Then the noises started. Loud banging from the room directly below us. We'd stop in our tracks, not moving a muscle, hoping that it wasn't security or the caretaker coming to throw us to the local police. A minute goes by and we hear nothing but silence. We can breathe again. We start to move around on the creaking floorboards of the second level and the banging starts again. This time Rae decides to head downstairs to check out what was making all the noise. She comes back up minutes later telling us that there is absolutely nobody down there......however, as she was walking past the solitary confinement rooms, a curtain that was over one of the windows was blowing in the wind when it abruptly stopped. Upon inspection, this was a completely sealed room with a locked window and no broken panels so the curtain couldn't be moving due to a breeze. She came back up to meet us and was composed given what she had just witnessed. If it were me, it would look like that episode of The Simpsons where Marge boarded the plane when she was scared of flying and then proceeded to run up and down the isles shouting "Let me off, Let me off, Let me off!!". We decided that we shouldn't stick around just in case Mr Invisible Curtain Guy was rounding up his mates and was coming back to give us a show so we found the closest exit and made our way to Ward 4.
Ward 4 - Mystery Ward, Male Division "Upstairs to Sewing Room" was the first thing we saw when entering Ward 4. A strange thing to be written on the wall of a male ward but could have very well been repurposed over the years. Or possibly used as a rehab method.
The ground floor had obviously been refitted sometime in the 70's judging by the decor. Old wood grain laminated plywood panels were the facade of choice for the many satellite offices that were constructed throughout the level. Making our way through forest of fake, wood grain sheeting, through a room where vandals had destroyed half the roofing panels, we had found a second staircase to the Sewing Room. Faded red lino was the flooring of choice for the Sewing Room. So faded that its reflection from the window-lined walls onto the roof made the entire room pink. A strange sight indeed. There was nothing left in this room at all but before heading back downstairs and off to the next ward, Rae was looking around and noticed that there were small windows in the walls that looked through into what appeared to be another ward, but with no doors to get through to said wards, it left us a little perplexed. That's until Mike discovered that the Fire Exit on the opposite wall, was actually an alternative entry to this secluded ward. Walking through this door, the first thing I notice is the cold. Much colder than the well-lit Sewing Room. Probably because it's secluded I thought to myself. I glanced down to my left to find a chair covered in a fine layer of dust, with a raggedy, old child's doll sitting on top. That cold feeling just got a tad colder. What on earth would a doll be doing up here? Was it made by a patient in the Sewing Room? It looked to be a hundred years old, all tattered and torn.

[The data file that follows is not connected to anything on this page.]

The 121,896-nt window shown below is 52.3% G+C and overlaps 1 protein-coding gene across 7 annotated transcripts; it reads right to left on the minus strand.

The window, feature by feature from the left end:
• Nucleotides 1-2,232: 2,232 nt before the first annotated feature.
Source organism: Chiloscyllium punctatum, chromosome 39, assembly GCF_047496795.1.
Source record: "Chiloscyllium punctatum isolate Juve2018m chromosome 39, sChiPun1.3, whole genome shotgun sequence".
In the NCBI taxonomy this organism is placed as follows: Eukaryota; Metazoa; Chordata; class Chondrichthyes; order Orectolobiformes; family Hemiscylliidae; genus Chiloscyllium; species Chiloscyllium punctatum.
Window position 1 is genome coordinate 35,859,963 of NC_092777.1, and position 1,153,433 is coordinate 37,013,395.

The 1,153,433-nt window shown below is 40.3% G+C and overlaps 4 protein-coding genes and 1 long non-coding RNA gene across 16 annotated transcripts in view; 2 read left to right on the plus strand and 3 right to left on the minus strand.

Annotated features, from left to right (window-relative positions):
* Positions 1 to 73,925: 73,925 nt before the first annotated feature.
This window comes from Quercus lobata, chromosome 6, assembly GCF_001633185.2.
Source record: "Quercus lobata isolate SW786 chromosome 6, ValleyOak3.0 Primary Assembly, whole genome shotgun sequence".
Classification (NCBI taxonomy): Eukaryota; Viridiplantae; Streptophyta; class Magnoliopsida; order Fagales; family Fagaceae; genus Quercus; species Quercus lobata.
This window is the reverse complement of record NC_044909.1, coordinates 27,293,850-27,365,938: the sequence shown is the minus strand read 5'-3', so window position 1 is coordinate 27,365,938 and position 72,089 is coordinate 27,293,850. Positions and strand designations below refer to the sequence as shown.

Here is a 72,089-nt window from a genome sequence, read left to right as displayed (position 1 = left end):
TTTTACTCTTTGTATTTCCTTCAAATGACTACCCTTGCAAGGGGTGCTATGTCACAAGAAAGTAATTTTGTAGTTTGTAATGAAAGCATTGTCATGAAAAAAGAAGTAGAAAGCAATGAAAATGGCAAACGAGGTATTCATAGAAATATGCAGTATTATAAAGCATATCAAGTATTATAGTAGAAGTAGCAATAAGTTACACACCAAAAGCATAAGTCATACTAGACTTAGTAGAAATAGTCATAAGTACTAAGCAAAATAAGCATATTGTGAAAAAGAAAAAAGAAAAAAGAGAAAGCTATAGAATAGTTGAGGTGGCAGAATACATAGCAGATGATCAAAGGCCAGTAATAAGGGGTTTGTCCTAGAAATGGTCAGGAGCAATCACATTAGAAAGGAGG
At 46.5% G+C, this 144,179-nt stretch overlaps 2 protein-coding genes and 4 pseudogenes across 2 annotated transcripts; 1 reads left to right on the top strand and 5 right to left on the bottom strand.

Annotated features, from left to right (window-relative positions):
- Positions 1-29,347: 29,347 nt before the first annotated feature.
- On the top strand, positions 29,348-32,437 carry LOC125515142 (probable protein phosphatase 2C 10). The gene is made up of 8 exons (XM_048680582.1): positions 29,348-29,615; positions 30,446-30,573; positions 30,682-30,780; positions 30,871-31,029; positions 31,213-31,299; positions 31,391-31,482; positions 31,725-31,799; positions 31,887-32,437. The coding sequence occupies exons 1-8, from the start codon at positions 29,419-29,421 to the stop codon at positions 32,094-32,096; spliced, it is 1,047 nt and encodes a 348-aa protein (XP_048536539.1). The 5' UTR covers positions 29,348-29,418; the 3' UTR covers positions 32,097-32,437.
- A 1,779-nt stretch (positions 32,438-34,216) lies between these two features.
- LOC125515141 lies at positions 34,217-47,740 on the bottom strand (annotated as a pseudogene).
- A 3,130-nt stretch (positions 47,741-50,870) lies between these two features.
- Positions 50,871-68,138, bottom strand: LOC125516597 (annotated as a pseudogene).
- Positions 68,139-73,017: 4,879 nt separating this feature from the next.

Turning into the left hand corridor, all of the rooms on each side had their door wide open, almost all at a 90 degree angle. It was a haunting sight. Would have been a fitting promotional image for the next season of American Horror Story (Hey FX, what's up!) Now this is where the Matt's big scaredy-cat phobia was put to its biggest test.
Walking past these rooms seemed harmless enough. The first room on the right had some form of waterproof wheelchair that was perched in one corner. The other rooms were all completely empty. All rooms were tiled from floor to ceiling. All rooms had a tap low to the ground that had a connection type that I had not seen before. It all came flooding back to me when I saw the taps.